That would mean more demand for houses and apartments. The Buckland mall and the roster of surrounding clothing, furniture, electronics and other retail stores, along with the town's Main Street strip of local merchants, would see even more shoppers, Anderson said.

Safety concerns

The Connecticut Economic Research Council (CERC), retained by Manchester to assist in refining its economic-development strategy, conducted a focus-group session with residents who admitted they really like their town, especially its diversity of people and businesses.

"We found overwhelming feedback that residents like the [road] access to and from the town; its affordability for living there and starting a business,'' said Courtney Hendricson, a CERC vice president.

The only insecurities focus-group participants voiced was about going into downtown Manchester at night, Hendricson said.

The mayor said he is aware of those safety concerns and that the town has responded with improved lighting on Main Street. It also adopted an ordinance giving local police authority to corral overly aggressive panhandlers.

"I don't have a problem going downtown at night,'' Moran said.

The crime rate per 100,000 residents in town was 2,931 vs. 2,167 statewide in 2014. Manchester's poverty rate — 11.8 percent — is on par with Hartford County's average, but above the 10.5 percent statewide average, CT Data Collaborative data show.

Beyond that, Manchester benefits, Moran said, now and into the future from its proximity to UConn's Storrs main campus and the thousands of students, faculty and staff who are at the same time potential visitors and residents. Manchester Community College is also home to a significant number of pupils and staff.

It's largely because of UConn that Manchester, Anderson said, has been urging state transportation authorities to expand the CTfastrak busway system to include their town and other points east of the river.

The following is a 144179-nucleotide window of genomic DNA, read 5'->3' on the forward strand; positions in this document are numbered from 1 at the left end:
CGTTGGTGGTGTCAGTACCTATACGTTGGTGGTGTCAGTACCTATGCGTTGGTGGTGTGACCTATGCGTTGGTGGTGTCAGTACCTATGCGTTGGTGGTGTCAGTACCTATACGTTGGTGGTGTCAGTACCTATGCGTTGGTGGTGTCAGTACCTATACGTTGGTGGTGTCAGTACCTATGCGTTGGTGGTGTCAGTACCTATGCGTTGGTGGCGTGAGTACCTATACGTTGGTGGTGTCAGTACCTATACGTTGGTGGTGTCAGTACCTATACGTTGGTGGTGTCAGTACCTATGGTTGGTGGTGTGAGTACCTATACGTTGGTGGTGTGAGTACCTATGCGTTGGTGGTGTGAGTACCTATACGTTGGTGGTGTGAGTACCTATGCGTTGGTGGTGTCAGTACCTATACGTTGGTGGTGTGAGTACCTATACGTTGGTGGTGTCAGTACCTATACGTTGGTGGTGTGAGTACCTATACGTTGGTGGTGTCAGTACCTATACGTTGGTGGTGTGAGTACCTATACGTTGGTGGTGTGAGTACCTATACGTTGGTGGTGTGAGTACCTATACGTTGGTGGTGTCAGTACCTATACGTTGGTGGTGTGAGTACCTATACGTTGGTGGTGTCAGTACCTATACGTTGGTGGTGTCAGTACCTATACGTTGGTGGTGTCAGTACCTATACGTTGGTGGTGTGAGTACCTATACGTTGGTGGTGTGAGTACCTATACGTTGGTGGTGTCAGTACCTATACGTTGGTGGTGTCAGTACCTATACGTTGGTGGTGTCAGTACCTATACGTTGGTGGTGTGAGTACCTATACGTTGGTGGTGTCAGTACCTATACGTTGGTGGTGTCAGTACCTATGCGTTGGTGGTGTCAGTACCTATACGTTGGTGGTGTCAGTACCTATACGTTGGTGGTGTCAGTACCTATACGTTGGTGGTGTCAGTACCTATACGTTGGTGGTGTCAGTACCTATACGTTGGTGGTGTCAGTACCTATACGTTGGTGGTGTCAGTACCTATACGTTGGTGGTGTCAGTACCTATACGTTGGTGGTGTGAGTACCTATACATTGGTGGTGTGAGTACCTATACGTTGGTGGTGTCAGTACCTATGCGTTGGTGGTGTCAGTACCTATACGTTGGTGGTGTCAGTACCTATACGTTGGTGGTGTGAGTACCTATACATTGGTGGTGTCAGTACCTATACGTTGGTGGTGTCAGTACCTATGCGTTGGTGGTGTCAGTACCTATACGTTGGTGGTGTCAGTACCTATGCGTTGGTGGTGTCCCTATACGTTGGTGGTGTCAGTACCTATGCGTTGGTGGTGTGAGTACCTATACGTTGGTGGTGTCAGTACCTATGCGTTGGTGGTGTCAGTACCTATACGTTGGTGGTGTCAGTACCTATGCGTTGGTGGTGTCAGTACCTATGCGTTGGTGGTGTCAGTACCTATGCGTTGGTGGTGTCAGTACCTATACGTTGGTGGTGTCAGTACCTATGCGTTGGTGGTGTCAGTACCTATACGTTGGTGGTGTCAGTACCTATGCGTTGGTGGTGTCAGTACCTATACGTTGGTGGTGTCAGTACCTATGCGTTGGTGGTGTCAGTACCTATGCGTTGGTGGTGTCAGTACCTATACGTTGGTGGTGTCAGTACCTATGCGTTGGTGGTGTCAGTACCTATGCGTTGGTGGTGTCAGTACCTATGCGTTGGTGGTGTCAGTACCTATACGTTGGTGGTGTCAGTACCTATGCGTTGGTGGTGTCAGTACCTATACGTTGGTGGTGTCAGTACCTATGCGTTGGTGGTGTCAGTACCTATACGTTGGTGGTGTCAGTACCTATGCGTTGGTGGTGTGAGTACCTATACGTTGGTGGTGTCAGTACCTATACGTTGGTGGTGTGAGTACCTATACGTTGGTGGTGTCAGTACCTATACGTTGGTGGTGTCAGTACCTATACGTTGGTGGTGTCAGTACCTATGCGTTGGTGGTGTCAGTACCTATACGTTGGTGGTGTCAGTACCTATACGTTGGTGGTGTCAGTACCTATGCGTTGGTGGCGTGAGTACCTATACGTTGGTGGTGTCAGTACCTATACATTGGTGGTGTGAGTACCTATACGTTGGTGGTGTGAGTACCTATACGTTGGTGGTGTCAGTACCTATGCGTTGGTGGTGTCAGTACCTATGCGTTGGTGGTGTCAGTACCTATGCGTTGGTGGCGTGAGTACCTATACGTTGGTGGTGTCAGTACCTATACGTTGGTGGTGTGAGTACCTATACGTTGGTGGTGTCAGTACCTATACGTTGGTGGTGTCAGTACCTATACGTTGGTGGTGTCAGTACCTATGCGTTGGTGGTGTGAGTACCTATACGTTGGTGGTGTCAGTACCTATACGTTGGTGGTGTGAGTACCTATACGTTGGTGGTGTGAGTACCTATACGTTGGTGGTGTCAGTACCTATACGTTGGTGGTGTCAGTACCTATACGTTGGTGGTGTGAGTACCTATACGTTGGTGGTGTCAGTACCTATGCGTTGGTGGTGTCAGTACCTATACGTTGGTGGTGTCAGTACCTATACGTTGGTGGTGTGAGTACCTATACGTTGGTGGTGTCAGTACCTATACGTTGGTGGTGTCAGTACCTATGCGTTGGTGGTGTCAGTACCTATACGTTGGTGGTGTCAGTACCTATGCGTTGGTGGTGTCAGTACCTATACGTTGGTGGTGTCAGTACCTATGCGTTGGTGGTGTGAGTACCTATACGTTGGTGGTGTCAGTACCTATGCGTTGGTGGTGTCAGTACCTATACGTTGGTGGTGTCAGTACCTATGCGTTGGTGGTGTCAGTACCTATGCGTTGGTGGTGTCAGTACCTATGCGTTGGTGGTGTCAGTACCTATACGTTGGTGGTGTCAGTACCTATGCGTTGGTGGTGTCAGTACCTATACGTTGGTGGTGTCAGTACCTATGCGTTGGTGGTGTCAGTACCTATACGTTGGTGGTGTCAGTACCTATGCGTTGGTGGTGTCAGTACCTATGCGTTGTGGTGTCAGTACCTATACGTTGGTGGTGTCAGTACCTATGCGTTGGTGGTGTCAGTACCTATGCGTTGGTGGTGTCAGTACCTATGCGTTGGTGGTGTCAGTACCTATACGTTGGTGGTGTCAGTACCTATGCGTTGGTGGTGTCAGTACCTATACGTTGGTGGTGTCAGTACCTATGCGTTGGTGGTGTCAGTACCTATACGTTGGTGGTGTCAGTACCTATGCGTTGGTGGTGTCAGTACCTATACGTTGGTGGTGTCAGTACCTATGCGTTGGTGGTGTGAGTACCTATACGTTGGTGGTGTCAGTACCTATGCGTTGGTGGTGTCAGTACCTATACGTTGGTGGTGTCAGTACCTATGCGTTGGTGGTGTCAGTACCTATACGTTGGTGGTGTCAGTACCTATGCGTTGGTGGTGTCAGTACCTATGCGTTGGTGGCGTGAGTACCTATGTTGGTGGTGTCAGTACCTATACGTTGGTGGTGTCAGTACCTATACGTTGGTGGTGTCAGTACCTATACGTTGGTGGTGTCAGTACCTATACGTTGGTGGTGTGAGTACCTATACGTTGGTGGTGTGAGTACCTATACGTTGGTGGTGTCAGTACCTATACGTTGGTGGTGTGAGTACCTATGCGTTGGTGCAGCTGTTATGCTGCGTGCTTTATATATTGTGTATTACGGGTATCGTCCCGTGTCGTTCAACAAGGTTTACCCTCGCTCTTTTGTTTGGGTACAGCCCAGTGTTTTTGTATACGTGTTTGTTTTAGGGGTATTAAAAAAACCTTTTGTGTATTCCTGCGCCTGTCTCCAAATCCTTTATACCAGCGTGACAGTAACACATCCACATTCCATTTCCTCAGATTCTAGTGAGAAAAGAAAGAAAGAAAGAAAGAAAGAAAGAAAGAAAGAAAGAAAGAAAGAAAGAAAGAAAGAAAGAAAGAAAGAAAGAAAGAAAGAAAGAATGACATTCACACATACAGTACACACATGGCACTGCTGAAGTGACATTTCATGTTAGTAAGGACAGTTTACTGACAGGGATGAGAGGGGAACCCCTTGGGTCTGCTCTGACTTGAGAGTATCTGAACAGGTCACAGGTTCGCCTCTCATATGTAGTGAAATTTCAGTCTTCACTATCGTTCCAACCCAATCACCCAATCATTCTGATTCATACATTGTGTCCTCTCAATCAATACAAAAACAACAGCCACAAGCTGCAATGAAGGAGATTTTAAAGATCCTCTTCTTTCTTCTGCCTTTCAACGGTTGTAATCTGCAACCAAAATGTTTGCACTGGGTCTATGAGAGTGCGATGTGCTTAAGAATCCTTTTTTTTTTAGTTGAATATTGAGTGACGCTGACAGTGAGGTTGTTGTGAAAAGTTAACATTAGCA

Manchester's proximity to I-84 and the I-384 connector have been business magnets for the community. Moran recalls asking at the opening of Dover Saddlery in Burr Corners, 1153 Tolland Turnpike, why the Littleton, Mass., retailer of equestrian gear and apparel chose a town with not many horses.

The answer, Moran said, was that Manchester's access to I-84 made it an ideal stopover for motorists traveling between Boston and New York to eat, shop and refuel. Outdoor retailer Cabela's had a similar idea with its East Hartford location, also just off I-84.

Retail worries

Retail-space broker Mark D'Addabbo, founder/president of New England Retail Properties in Wethersfield, has watched Manchester's evolution the past two decades, brokering retail leases that first brought Outback Steakhouse and Carrabba's Italian Grill, among others, to the town's Buckland Hills retail district. D'Addabbo's firm brokered the lease for Joey Garlic's Pizzeria's newest Hartford area restaurant that recently opened with as many as 80 staffers in the former Carrabba's space.

As the mall district grew, Manchester's quaint Main Street retail zone suffered, said D'Addabbo, whose mother-in-law is a town resident. He sees storm clouds hovering over the Buckland mall, as major tenants Sears, Macy's and J. C. Penny remain locked in a dire struggle with online competitors.

"Should some or all of these stores close it would result in some extremely large vacancies,'' D'Addabbo said.

To counter that possibility, Moran said Manchester aspires to marshal more funding and other resources to stake and help grow its small-business community.

Town officials are asking, "What can we do to help business owners get started … ?" he said.

One way is through the town's offering of the Main Street coworking space. A popular amenity sprouting in downtown Hartford and more of its suburbs, entrepreneurs and startups share the cost of office space, furniture, copiers, fax machines and Wi-Fi.

Moreover, these coworking tenants "are learning from each other," Moran said.

"We're improving every day,'' the mayor said. "We're not perfect. But we're trying to accommodate small business as well as corporate business.''

CORRECTION: An earlier version misidentified the agency involved in assisting the town with its economic-development strategy.